It's translated as "I didn't think it was so steep". It looks to me that と here is used a a nominalizer, but I didn't find any dictionary to confirm this. Also, can it be replaced by other nominalizer, like の, 事 or 物?
The と here is sometimes called a "quotative" particle, as if it marks the end of a statement, which the rest of the sentence describes: 「急だ」と[は]思わなかった。 The は here is used a bit like emphasis, and isn't strictly necessary from a grammatical perspective.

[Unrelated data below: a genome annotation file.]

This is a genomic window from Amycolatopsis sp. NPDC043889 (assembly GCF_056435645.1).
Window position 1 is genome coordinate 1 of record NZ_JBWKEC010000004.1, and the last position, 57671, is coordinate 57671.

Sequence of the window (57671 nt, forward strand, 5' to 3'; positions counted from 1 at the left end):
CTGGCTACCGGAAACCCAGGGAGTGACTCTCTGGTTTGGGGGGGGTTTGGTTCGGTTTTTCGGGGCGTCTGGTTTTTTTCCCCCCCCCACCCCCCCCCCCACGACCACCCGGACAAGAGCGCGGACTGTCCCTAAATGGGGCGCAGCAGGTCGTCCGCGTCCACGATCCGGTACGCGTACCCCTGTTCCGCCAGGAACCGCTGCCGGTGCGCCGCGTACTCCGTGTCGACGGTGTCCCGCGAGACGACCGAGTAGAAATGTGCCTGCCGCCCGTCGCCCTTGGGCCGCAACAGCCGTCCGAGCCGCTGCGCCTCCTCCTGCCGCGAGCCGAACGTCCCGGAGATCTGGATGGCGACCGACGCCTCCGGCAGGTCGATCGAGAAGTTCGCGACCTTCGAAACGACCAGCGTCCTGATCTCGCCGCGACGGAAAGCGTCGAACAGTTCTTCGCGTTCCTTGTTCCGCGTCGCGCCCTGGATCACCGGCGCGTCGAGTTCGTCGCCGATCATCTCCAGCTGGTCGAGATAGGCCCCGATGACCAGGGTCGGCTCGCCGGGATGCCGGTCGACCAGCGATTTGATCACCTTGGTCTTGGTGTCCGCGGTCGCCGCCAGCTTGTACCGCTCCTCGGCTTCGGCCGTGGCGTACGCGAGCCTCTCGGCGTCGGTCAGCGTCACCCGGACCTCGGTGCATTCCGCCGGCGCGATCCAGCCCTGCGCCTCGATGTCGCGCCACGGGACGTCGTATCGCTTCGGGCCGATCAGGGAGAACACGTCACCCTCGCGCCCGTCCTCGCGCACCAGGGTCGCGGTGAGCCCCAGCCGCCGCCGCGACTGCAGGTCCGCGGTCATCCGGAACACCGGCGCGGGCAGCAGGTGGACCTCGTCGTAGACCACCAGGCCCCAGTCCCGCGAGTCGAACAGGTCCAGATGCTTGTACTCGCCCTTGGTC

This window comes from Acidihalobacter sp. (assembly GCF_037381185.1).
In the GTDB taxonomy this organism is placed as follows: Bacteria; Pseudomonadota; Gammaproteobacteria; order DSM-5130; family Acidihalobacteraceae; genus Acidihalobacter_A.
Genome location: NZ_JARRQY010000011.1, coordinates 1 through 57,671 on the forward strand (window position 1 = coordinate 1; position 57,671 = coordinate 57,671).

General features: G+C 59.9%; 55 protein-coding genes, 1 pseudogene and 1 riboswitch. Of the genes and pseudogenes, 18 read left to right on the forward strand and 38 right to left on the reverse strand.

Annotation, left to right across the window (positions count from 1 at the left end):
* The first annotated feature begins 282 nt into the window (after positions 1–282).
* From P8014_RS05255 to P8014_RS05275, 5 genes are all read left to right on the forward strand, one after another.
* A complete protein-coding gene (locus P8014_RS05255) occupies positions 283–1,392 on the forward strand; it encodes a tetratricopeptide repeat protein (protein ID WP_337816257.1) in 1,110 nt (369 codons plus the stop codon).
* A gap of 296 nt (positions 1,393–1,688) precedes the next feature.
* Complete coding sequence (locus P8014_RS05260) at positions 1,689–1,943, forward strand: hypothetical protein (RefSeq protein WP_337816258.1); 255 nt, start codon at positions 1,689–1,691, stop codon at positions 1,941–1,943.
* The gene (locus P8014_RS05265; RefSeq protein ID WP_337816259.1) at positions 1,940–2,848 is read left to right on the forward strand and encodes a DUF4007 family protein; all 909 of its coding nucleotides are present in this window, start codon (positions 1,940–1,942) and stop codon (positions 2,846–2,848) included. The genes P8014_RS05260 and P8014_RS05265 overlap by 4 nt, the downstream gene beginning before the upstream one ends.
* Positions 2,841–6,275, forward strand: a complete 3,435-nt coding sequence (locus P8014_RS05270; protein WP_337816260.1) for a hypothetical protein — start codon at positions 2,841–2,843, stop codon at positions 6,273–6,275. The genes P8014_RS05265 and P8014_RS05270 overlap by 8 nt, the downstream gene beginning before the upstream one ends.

Another way of looking at it is like the "that" coordinating conjunction in English: "I didn't think that it was so steep." While this coordinating "that" is often omissible in English, this と is not omissible in Japanese.